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Collective bargaining benefits all workers

| Tuesday, March 8, 2011

Article 23 of the Universal Declaration of Human Rights states that “Everyone has the right to form and to join trade unions for the protection of his [or her] interests.” In the U.S., we seem to have forgotten that the ability to bargain collectively is an internationally recognized right of all people, rich or poor, in the public or private sector. While workers depend on employers for wages, employers depend on workers for the labor that produces the goods and services that create profit. The two parties are co-dependent. Therefore, the working class is an indispensible part of our economic system and should have the ability to voice its needs and concerns in the only legal form available: unionization. Collective bargaining allows both workers and employers to have a voice, pursue their interests, and come to a compromise. Sounds like democracy to me.

Unions do not simply seek higher wages and benefits; they give workers a voice in the workplace and a sense of dignity. Having a voice changes the relationship between workers and employers from exploitative to mutually beneficial, where both parties respect each other and are properly represented. Without the ability to bargain collectively, the power to make decisions lies exclusively with the employer. We have allowed the corporate world to dominate the discourse about labor for so long that it now sounds absurd to claim that workers should have a voice, which, fifty years ago, was a basic element of society.

One of the central arguments in the current labor battle is that public sector union workers make excessive salaries in comparison to private sector workers. The private sector is currently suffering from stagnating wages, decreasing benefits and increasing insurance costs, while the public sector seems to avoid much of this struggle. Private sector taxpayers blame the public sector employees for this discrepancy. They are angry because they are relatively worse off, an understandable emotion.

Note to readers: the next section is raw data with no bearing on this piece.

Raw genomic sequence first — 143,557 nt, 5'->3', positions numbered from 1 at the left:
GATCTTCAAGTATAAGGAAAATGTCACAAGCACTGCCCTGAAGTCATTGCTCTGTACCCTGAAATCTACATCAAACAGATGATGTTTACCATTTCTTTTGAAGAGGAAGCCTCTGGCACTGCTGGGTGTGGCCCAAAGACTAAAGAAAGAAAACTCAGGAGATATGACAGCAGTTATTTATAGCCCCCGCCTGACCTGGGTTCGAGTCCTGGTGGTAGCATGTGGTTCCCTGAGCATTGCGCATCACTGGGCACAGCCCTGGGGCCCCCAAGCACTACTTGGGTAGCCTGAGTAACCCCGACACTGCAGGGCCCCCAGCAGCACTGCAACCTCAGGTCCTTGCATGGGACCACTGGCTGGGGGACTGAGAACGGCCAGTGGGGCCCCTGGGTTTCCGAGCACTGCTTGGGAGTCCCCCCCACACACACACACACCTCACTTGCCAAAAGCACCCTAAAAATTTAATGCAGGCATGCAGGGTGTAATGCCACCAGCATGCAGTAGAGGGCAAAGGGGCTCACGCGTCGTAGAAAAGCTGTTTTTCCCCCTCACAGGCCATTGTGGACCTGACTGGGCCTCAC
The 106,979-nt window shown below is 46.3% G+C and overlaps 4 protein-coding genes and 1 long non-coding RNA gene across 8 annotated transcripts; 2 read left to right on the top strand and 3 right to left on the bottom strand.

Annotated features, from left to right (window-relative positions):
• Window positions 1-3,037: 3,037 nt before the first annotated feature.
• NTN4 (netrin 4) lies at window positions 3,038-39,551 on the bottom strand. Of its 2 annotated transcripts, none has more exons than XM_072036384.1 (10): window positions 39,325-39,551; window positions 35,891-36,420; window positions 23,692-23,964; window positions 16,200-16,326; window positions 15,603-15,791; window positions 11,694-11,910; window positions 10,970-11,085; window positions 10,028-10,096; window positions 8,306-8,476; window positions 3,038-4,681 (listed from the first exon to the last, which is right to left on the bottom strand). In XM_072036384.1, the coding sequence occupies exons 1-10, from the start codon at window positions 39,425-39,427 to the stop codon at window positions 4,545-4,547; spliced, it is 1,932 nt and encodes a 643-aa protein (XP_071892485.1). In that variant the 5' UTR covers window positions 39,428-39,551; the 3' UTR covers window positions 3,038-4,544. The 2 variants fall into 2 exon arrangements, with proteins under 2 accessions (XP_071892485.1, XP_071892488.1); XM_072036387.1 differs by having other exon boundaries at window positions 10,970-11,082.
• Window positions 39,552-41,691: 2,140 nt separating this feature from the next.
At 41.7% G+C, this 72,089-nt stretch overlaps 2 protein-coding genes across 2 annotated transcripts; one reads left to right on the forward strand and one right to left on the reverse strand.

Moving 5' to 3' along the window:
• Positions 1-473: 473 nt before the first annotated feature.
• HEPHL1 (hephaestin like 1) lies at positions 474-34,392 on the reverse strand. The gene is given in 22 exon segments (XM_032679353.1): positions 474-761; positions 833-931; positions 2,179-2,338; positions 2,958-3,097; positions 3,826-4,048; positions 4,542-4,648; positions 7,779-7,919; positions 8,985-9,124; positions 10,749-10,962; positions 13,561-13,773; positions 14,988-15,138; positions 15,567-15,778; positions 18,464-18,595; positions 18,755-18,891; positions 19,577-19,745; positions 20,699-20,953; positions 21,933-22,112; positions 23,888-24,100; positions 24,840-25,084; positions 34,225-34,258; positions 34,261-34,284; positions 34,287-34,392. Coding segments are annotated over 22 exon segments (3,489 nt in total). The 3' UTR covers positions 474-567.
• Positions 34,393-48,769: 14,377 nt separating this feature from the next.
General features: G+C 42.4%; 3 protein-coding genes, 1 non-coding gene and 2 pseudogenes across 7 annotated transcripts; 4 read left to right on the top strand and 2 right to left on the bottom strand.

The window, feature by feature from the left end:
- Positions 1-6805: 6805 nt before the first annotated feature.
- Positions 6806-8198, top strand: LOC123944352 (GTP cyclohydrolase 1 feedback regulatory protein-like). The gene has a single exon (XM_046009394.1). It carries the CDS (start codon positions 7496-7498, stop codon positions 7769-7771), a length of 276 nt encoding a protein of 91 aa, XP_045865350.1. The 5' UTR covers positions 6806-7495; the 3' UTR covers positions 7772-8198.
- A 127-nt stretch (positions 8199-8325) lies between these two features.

However, the blame is misplaced. Public sector workers are not the cause of lower wages, fewer benefits, and poor working conditions in the private sector. Taking away public sector benefits and collective bargaining is not going to create better jobs for those in the private sector and is not going to grow the middle class. It will only divide the working class. It will also potentially decrease wage standards for all Americans as a higher percentage of unionization in a city often leads to upward pressure on wages and working conditions for all workers, including non-union. Creating a conflict between workers convinces the working class to vote directly against its economic interests and takes the blame away from the decision makers that create and maintain low-wage jobs.

Both union and non-union workers must come together and send the message that collective bargaining is not only a human right, but is necessary to grow the middle class and create good jobs. Workers have to stop blaming each other for their economic hardships. Weakening collective bargaining rights of the public sector is not the answer; strengthening private sector rights is. Unions are the only legal representation for workers to bargain for their fair share of the wealth, which comes from the profits of the goods and services that they produce. As the percentage of the workforce that is unionized continues to fall, real wages are decreasing, the middle class is shrinking, and the wealth gap continues to expand. Unions are the last group of organized people consistently backing the average person. They are fighting for the rights of the working class, recognizing that workers are not commodities; they are people with voices that should be heard, and they have the right to bargain collectively. As Pope John Paul II wrote in “Laboren Exercens,” unions “[A]re indeed a mouthpiece for the struggle for social justice, for the just rights of working people in accordance with their individual professions.”

Liz Furman is a senior majoring in  political science and Peace Studies. She can be reached at efurman@nd.edu

The views expressed in this column are those of the author and not necessarily those of The Observer.